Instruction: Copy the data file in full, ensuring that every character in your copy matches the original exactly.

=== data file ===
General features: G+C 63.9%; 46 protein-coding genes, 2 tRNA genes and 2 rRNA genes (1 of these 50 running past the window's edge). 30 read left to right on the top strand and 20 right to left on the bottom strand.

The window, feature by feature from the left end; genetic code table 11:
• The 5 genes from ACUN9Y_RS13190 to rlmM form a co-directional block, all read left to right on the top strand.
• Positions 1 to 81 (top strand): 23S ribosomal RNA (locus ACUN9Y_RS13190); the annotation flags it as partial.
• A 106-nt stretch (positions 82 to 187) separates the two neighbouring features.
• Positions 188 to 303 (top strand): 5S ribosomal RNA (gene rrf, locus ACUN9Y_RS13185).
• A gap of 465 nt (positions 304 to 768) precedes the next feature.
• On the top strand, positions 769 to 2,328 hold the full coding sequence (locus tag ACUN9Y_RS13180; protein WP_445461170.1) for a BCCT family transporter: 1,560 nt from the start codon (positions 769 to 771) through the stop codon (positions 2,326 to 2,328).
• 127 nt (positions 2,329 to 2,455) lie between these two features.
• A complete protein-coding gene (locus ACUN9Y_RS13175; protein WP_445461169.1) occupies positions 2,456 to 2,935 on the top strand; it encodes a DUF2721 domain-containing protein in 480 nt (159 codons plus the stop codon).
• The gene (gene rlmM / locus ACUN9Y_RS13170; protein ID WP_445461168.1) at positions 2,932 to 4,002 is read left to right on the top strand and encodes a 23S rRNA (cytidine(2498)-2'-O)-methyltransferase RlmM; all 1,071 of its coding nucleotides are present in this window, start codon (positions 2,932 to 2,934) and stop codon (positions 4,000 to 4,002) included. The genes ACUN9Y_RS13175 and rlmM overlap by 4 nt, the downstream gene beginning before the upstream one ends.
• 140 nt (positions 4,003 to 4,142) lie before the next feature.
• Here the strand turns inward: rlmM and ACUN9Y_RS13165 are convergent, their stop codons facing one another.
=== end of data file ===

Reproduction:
General features: G+C 63.9%; 46 protein-coding genes, 2 tRNA genes and 2 rRNA genes (1 of these 50 running past the window's edge). 30 read left to right on the top strand and 20 right to left on the bottom strand.

The window, feature by feature from the left end; genetic code table 11:
• The 5 genes from ACUN9Y_RS13190 to rlmM form a co-directional block, all read left to right on the top strand.
• Positions 1 to 81 (top strand): 23S ribosomal RNA (locus ACUN9Y_RS13190); the annotation flags it as partial.
• A 106-nt stretch (positions 82 to 187) separates the two neighbouring features.
• Positions 188 to 303 (top strand): 5S ribosomal RNA (gene rrf, locus ACUN9Y_RS13185).
• A gap of 465 nt (positions 304 to 768) precedes the next feature.
• On the top strand, positions 769 to 2,328 hold the full coding sequence (locus tag ACUN9Y_RS13180; protein WP_445461170.1) for a BCCT family transporter: 1,560 nt from the start codon (positions 769 to 771) through the stop codon (positions 2,326 to 2,328).
• 127 nt (positions 2,329 to 2,455) lie between these two features.
• A complete protein-coding gene (locus ACUN9Y_RS13175; protein WP_445461169.1) occupies positions 2,456 to 2,935 on the top strand; it encodes a DUF2721 domain-containing protein in 480 nt (159 codons plus the stop codon).
• The gene (gene rlmM / locus ACUN9Y_RS13170; protein ID WP_445461168.1) at positions 2,932 to 4,002 is read left to right on the top strand and encodes a 23S rRNA (cytidine(2498)-2'-O)-methyltransferase RlmM; all 1,071 of its coding nucleotides are present in this window, start codon (positions 2,932 to 2,934) and stop codon (positions 4,000 to 4,002) included. The genes ACUN9Y_RS13175 and rlmM overlap by 4 nt, the downstream gene beginning before the upstream one ends.
• 140 nt (positions 4,003 to 4,142) lie before the next feature.
• Here the strand turns inward: rlmM and ACUN9Y_RS13165 are convergent, their stop codons facing one another.